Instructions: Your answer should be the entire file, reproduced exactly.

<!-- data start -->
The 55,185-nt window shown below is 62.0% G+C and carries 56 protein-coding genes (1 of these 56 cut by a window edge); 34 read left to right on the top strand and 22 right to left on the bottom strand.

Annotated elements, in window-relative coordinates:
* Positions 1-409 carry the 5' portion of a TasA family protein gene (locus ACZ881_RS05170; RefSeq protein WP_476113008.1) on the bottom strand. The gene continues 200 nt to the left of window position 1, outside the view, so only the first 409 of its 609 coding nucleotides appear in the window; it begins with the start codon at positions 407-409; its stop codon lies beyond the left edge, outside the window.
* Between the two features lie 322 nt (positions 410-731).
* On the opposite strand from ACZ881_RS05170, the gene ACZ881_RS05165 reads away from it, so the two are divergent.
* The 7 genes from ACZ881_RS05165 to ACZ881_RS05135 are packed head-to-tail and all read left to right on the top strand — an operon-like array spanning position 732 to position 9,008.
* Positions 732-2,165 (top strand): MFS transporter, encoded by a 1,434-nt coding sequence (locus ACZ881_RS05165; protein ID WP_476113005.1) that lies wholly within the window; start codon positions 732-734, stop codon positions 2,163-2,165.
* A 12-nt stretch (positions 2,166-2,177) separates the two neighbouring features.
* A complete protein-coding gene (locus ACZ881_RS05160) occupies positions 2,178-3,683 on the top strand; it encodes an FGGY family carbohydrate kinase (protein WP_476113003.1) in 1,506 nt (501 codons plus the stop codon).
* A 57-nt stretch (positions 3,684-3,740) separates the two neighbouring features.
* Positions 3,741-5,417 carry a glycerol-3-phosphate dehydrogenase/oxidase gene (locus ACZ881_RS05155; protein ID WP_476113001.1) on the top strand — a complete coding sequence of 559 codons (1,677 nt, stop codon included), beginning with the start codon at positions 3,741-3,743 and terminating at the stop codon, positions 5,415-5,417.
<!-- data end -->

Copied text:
The 55,185-nt window shown below is 62.0% G+C and carries 56 protein-coding genes (1 of these 56 cut by a window edge); 34 read left to right on the top strand and 22 right to left on the bottom strand.

Annotated elements, in window-relative coordinates:
* Positions 1-409 carry the 5' portion of a TasA family protein gene (locus ACZ881_RS05170; RefSeq protein WP_476113008.1) on the bottom strand. The gene continues 200 nt to the left of window position 1, outside the view, so only the first 409 of its 609 coding nucleotides appear in the window; it begins with the start codon at positions 407-409; its stop codon lies beyond the left edge, outside the window.
* Between the two features lie 322 nt (positions 410-731).
* On the opposite strand from ACZ881_RS05170, the gene ACZ881_RS05165 reads away from it, so the two are divergent.
* The 7 genes from ACZ881_RS05165 to ACZ881_RS05135 are packed head-to-tail and all read left to right on the top strand — an operon-like array spanning position 732 to position 9,008.
* Positions 732-2,165 (top strand): MFS transporter, encoded by a 1,434-nt coding sequence (locus ACZ881_RS05165; protein ID WP_476113005.1) that lies wholly within the window; start codon positions 732-734, stop codon positions 2,163-2,165.
* A 12-nt stretch (positions 2,166-2,177) separates the two neighbouring features.
* A complete protein-coding gene (locus ACZ881_RS05160) occupies positions 2,178-3,683 on the top strand; it encodes an FGGY family carbohydrate kinase (protein WP_476113003.1) in 1,506 nt (501 codons plus the stop codon).
* A 57-nt stretch (positions 3,684-3,740) separates the two neighbouring features.
* Positions 3,741-5,417 carry a glycerol-3-phosphate dehydrogenase/oxidase gene (locus ACZ881_RS05155; protein ID WP_476113001.1) on the top strand — a complete coding sequence of 559 codons (1,677 nt, stop codon included), beginning with the start codon at positions 3,741-3,743 and terminating at the stop codon, positions 5,415-5,417.